Then let’s take examinations. We know that we are too dependent on examinations for assessing our children, and also that those examinations are too rote-, or procedurally oriented. They don’t really assess whether children have understood concepts, can apply those concepts, or have developed the capacity to think critically, etc. So examinations have to be changed. There are even simpler matters. We know that there is an inadequate number of subject teachers in higher grades, and they have to be appointed. So at this kind of a level, it’s not possible to say these are the big things on which to do research. That’s not possible.
So, what could one do? From a structural perspective let the practitioners–the teachers, principals, block education officers, or the people who are writing textbooks–ask the questions that seem most important to them. Let them discover what works. Because if there’s a challenge that a teacher or a school is facing, some other school must be doing a good job of addressing it. Let them discover that.
If you recollect the second category that I talked about, research on the particular, the most important thing is to drop the notion of universal learning from research projects in education. There is no universal learning. Imagine that if you do a better job of researching the particular, then those who face similar situations can be a lot more inspired by that, but it will have to be translated in their context.
Will requirements of education research remain the same forever? I don’t think so. If the challenges that we’re talking about change significantly, then perhaps the priorities in research would also change. First of all, let go of the notion that research should be explanatory. There’s no point in trying to further explain and characterise, for example, how inequity in our education is still determined by caste hierarchies. We know that. There’s no point in rediscovering that our teacher education is very poor, it’s suboptimal. So there’s no point in doing all that and no point in discovering the obvious or the trivial. Take what I call the particular and then expand that basket, and reconfigure our understanding of what research is used for in a field like education.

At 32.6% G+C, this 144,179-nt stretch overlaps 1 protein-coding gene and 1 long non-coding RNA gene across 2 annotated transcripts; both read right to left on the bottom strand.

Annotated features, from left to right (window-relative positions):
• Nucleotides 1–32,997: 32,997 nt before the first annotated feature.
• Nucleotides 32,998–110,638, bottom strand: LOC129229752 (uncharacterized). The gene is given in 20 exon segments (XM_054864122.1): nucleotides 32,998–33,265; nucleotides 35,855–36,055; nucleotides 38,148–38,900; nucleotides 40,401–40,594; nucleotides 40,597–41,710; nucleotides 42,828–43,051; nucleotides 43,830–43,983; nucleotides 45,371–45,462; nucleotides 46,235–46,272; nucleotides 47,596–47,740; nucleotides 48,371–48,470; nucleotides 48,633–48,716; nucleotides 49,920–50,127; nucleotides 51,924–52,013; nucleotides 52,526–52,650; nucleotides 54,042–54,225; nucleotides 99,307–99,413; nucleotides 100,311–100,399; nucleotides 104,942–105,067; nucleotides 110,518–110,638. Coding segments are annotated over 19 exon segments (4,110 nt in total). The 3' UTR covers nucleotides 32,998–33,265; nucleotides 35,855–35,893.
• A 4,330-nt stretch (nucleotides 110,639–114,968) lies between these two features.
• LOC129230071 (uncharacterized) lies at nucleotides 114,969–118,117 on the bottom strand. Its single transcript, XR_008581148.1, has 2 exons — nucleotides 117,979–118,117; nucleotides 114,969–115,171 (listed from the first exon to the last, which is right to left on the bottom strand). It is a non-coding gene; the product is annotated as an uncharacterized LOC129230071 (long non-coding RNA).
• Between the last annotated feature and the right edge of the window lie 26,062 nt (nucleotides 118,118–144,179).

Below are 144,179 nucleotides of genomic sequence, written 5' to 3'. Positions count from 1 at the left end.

Let’s look at some findings from NAS 2021, in the context of the Covid-19 pandemic. Around 250 million Indian children could not go to school, and about 1.6 billion children globally, during the pandemic. India had the second longest school closure. What kinds of questions would you like answered at this point, given that we are grappling with traditional as well current problems?
The questions are actually reasonably simple and clear. That’s why my emphasis is on letting the practitioners decide what the questions are. If you’re a practitioner out in a classroom or school every day, the question is quite clear and is as follows. Take one of 10 teachers in a school, who is teaching class VI. This teacher is facing a classroom of let’s say 25 children, and perhaps 15 of them have learning levels of class III or IV. Not only have two years of teaching been lost, children have also forgotten what they knew earlier. Therefore, in that illustrative class VI, there will be children at the class III level, some at class IV and some at class V level.
Now the question is, how does a teacher handle this. That’s the basic question that’s striking me. Now, the pedagogical practices to bring children who are at class III or IV level to class VI are well understood. They don’t need to be rediscovered. The question is, how can that teacher facing that classroom be helped, because that teacher covers middle school and has not really practised class III teaching for a while. That is the question.
What might be the answers? A kind of teacher handbook needs to be developed, such that this middle school teacher who is unused to teaching class III or IV level children, can then be helped with the pedagogical practices. These kinds of teaching-learning material and workbooks can be developed for the teacher inside the classroom.
Then, and this is very important given the time crunch in terms of getting children back to the appropriate class level as soon as possible, research what we should be doing with the syllabus, such that we can reduce the syllabus without compromising on the learning outcomes we want. Essentially, reduce content. These are the issues that are really urgent and important today.